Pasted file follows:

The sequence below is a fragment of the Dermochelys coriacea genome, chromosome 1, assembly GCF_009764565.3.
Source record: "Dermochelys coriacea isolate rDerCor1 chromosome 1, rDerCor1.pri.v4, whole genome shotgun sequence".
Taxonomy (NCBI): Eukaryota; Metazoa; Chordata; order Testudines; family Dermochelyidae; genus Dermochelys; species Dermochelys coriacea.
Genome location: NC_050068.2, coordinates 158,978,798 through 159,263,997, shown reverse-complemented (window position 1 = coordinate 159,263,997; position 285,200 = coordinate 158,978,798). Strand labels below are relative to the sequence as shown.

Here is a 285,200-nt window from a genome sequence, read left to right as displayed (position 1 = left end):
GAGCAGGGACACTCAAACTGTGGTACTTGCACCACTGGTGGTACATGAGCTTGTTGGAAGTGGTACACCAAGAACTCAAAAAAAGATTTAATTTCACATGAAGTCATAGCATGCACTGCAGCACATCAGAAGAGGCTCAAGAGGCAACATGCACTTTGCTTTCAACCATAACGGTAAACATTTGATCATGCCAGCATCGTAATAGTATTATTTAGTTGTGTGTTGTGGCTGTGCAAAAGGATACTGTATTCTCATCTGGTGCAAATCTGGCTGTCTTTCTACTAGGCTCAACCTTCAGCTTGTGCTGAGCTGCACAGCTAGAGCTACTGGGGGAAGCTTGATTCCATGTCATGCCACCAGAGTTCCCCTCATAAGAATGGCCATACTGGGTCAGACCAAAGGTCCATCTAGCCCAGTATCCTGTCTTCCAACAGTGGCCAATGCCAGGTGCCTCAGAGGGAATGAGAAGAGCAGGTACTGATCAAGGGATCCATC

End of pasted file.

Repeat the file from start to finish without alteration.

The sequence below is a fragment of the Dermochelys coriacea genome, chromosome 1, assembly GCF_009764565.3.
Source record: "Dermochelys coriacea isolate rDerCor1 chromosome 1, rDerCor1.pri.v4, whole genome shotgun sequence".
Taxonomy (NCBI): Eukaryota; Metazoa; Chordata; order Testudines; family Dermochelyidae; genus Dermochelys; species Dermochelys coriacea.
Genome location: NC_050068.2, coordinates 158,978,798 through 159,263,997, shown reverse-complemented (window position 1 = coordinate 159,263,997; position 285,200 = coordinate 158,978,798). Strand labels below are relative to the sequence as shown.

Here is a 285,200-nt window from a genome sequence, read left to right as displayed (position 1 = left end):
GAGCAGGGACACTCAAACTGTGGTACTTGCACCACTGGTGGTACATGAGCTTGTTGGAAGTGGTACACCAAGAACTCAAAAAAAGATTTAATTTCACATGAAGTCATAGCATGCACTGCAGCACATCAGAAGAGGCTCAAGAGGCAACATGCACTTTGCTTTCAACCATAACGGTAAACATTTGATCATGCCAGCATCGTAATAGTATTATTTAGTTGTGTGTTGTGGCTGTGCAAAAGGATACTGTATTCTCATCTGGTGCAAATCTGGCTGTCTTTCTACTAGGCTCAACCTTCAGCTTGTGCTGAGCTGCACAGCTAGAGCTACTGGGGGAAGCTTGATTCCATGTCATGCCACCAGAGTTCCCCTCATAAGAATGGCCATACTGGGTCAGACCAAAGGTCCATCTAGCCCAGTATCCTGTCTTCCAACAGTGGCCAATGCCAGGTGCCTCAGAGGGAATGAGAAGAGCAGGTACTGATCAAGGGATCCATC